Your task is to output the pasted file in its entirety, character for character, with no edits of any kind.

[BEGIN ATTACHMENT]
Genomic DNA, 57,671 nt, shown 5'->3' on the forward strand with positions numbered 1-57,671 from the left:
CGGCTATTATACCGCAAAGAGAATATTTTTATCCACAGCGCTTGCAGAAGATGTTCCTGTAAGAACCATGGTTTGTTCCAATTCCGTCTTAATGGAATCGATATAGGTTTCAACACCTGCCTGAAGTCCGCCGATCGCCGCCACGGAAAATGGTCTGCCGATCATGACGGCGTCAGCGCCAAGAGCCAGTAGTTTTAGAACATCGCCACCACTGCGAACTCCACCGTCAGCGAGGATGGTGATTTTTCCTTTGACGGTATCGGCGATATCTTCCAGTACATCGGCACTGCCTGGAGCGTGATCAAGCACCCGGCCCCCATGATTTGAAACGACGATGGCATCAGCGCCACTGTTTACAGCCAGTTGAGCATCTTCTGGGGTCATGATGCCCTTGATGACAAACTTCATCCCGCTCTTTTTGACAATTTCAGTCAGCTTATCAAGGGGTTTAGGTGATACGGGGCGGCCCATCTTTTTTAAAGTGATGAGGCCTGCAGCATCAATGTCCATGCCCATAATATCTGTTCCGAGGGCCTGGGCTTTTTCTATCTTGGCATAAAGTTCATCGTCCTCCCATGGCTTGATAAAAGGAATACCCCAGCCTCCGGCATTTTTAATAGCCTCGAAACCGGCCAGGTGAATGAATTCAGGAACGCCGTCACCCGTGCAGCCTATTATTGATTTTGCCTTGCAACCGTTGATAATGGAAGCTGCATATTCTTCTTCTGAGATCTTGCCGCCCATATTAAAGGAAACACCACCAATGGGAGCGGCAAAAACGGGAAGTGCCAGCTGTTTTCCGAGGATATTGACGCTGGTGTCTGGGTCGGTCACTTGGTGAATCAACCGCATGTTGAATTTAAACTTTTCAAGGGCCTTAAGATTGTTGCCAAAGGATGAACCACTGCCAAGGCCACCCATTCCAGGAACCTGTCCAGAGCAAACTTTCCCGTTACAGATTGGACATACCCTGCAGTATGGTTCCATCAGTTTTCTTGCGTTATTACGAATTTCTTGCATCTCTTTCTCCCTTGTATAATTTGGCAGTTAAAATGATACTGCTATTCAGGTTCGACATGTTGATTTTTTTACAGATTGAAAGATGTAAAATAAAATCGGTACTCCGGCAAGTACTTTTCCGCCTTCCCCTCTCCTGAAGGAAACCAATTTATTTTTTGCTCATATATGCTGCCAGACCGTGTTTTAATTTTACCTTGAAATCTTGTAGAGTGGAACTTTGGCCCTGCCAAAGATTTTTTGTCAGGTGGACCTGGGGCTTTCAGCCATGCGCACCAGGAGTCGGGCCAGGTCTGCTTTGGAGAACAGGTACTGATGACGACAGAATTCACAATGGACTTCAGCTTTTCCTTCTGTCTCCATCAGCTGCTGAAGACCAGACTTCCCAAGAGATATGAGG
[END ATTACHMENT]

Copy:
Genomic DNA, 57,671 nt, shown 5'->3' on the forward strand with positions numbered 1-57,671 from the left:
CGGCTATTATACCGCAAAGAGAATATTTTTATCCACAGCGCTTGCAGAAGATGTTCCTGTAAGAACCATGGTTTGTTCCAATTCCGTCTTAATGGAATCGATATAGGTTTCAACACCTGCCTGAAGTCCGCCGATCGCCGCCACGGAAAATGGTCTGCCGATCATGACGGCGTCAGCGCCAAGAGCCAGTAGTTTTAGAACATCGCCACCACTGCGAACTCCACCGTCAGCGAGGATGGTGATTTTTCCTTTGACGGTATCGGCGATATCTTCCAGTACATCGGCACTGCCTGGAGCGTGATCAAGCACCCGGCCCCCATGATTTGAAACGACGATGGCATCAGCGCCACTGTTTACAGCCAGTTGAGCATCTTCTGGGGTCATGATGCCCTTGATGACAAACTTCATCCCGCTCTTTTTGACAATTTCAGTCAGCTTATCAAGGGGTTTAGGTGATACGGGGCGGCCCATCTTTTTTAAAGTGATGAGGCCTGCAGCATCAATGTCCATGCCCATAATATCTGTTCCGAGGGCCTGGGCTTTTTCTATCTTGGCATAAAGTTCATCGTCCTCCCATGGCTTGATAAAAGGAATACCCCAGCCTCCGGCATTTTTAATAGCCTCGAAACCGGCCAGGTGAATGAATTCAGGAACGCCGTCACCCGTGCAGCCTATTATTGATTTTGCCTTGCAACCGTTGATAATGGAAGCTGCATATTCTTCTTCTGAGATCTTGCCGCCCATATTAAAGGAAACACCACCAATGGGAGCGGCAAAAACGGGAAGTGCCAGCTGTTTTCCGAGGATATTGACGCTGGTGTCTGGGTCGGTCACTTGGTGAATCAACCGCATGTTGAATTTAAACTTTTCAAGGGCCTTAAGATTGTTGCCAAAGGATGAACCACTGCCAAGGCCACCCATTCCAGGAACCTGTCCAGAGCAAACTTTCCCGTTACAGATTGGACATACCCTGCAGTATGGTTCCATCAGTTTTCTTGCGTTATTACGAATTTCTTGCATCTCTTTCTCCCTTGTATAATTTGGCAGTTAAAATGATACTGCTATTCAGGTTCGACATGTTGATTTTTTTACAGATTGAAAGATGTAAAATAAAATCGGTACTCCGGCAAGTACTTTTCCGCCTTCCCCTCTCCTGAAGGAAACCAATTTATTTTTTGCTCATATATGCTGCCAGACCGTGTTTTAATTTTACCTTGAAATCTTGTAGAGTGGAACTTTGGCCCTGCCAAAGATTTTTTGTCAGGTGGACCTGGGGCTTTCAGCCATGCGCACCAGGAGTCGGGCCAGGTCTGCTTTGGAGAACAGGTACTGATGACGACAGAATTCACAATGGACTTCAGCTTTTCCTTCTGTCTCCATCAGCTGCTGAAGACCAGACTTCCCAAGAGATATGAGG